Listen To The Earth
by Teresa Jennings
This year, Earth Day falls on Tuesday, April 22. We are pleased that it is a weekday in which most children will be in school and able to celebrate this very important occasion with their peers.
Since the beginning of our little company, we have endeavored to keep environmental issues in the spotlight, especially in our March/April issue. While we agree that every day should be treated like Earth Day (sounds a little like a song title, doesn't it?), we think it is particularly important to include musical reinforcement for the actual day itself.
This year's environmental focus takes the form of an easy-going rock tune with a hint of folk and country elements. It is unison, so it should be fairly easy to teach. If you find the syncopations a bit challenging for your students, consider incorporating a warm up using those rhythms before learning them in the context of the song.
If you have the P/A recording, let your students listen to the full performance version so they can hear the interpretation of style by our recording session vocalists. This, too, will help them learn the syncopations and other rhythms as well.
You may be able to discern a bit of vocal scooping into some notes (which is not deliberately indicated on the music this time) by our singers. This embellishment occurs naturally in this song, and you should feel comfortable encouraging your students to imitate it. Many folk and country singers use similar embellishments when performing. Of course, since you are using a group (unless you choose to make this song a solo), you will need to practice which notes are affected and which are not. If you would rather perform the song in a more "pure" style, that is also perfectly acceptable.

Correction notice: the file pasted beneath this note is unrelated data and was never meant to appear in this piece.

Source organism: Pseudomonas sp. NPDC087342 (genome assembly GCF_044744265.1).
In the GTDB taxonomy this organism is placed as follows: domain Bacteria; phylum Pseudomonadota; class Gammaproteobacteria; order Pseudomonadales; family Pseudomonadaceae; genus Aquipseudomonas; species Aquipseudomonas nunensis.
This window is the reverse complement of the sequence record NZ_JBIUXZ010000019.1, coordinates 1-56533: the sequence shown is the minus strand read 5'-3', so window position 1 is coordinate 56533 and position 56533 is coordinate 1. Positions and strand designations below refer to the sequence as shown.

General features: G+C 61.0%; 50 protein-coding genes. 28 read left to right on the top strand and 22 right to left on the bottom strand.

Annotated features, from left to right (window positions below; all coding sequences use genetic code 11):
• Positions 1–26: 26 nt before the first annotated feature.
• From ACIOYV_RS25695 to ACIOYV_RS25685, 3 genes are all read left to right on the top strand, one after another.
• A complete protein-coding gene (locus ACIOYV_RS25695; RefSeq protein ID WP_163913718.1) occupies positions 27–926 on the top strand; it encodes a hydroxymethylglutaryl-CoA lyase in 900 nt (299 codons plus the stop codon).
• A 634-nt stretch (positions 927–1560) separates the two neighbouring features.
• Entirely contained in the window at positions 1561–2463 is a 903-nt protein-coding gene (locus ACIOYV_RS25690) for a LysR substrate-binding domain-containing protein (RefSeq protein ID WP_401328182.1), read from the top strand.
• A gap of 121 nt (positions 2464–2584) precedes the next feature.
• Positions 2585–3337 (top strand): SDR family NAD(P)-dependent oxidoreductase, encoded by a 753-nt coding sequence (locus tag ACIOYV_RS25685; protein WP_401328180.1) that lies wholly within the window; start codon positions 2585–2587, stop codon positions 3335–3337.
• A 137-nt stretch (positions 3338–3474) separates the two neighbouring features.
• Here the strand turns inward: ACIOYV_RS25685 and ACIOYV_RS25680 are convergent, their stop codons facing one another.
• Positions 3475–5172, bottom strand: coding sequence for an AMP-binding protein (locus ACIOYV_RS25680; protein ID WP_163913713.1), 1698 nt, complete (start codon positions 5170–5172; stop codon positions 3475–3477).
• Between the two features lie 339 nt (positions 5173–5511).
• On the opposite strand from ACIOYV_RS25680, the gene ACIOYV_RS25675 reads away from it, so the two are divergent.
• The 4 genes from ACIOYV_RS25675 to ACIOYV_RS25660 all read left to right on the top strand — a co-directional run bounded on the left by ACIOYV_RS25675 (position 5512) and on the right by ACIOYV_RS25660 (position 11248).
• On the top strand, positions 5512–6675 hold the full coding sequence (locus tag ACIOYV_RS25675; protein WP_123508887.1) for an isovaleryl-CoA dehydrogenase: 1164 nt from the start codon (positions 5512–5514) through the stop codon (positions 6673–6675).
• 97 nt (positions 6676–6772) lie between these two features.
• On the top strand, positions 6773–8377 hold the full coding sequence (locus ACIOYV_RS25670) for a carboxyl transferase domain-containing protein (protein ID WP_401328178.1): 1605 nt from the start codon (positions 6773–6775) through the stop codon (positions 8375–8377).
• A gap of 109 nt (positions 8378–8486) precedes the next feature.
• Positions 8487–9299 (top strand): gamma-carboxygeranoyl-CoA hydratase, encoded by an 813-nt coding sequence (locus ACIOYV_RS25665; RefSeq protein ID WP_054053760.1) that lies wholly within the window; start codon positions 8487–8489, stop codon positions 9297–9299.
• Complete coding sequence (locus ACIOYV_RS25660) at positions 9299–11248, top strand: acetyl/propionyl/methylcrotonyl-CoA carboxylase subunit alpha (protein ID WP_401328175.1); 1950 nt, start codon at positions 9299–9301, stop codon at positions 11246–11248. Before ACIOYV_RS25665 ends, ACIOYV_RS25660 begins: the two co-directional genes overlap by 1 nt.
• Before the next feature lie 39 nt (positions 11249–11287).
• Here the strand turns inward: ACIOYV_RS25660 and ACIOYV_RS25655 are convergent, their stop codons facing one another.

Again, we are taking the opportunity to demonstrate the oboe, but this time, we are including the English horn as well. The song begins with a beautiful English horn solo, which returns at the interlude between verses and at the end. A lovely countermelody can also be heard by the English horn on the D.S. at measure 9. There are two oboe lines, not just one, which complement the English horn throughout the piece. They are frequently written in octaves, so you might want to see if your students can pick out the higher octave and the lower one when listening to the recording. The parts for English horn and oboes is included with the piano/vocal so that you and your students can follow along as a listening/reading exercise. Or, if you have your own soloists, you could perform the lines with any C instrument with similar ranges. (Other instruments could play as well, but they would have to transpose.) Check the ranges of each of the three lines to be sure they are playable by your chosen soloists. (Even in our case, the English horn had to transpose, as the piano/vocal score is written in concert pitch.) The piano part is quite playable as an accompaniment to the solos, so it should present no problem to learn.
On the recordings, our English hornist/oboist is Roger Roe, who plays with the Indianapolis Symphony. We will talk more about Roger and his amazing talents in conjunction with the oboe listening lesson later in this issue (see pages 60-61).
Text is taken from Music K-8 magazine.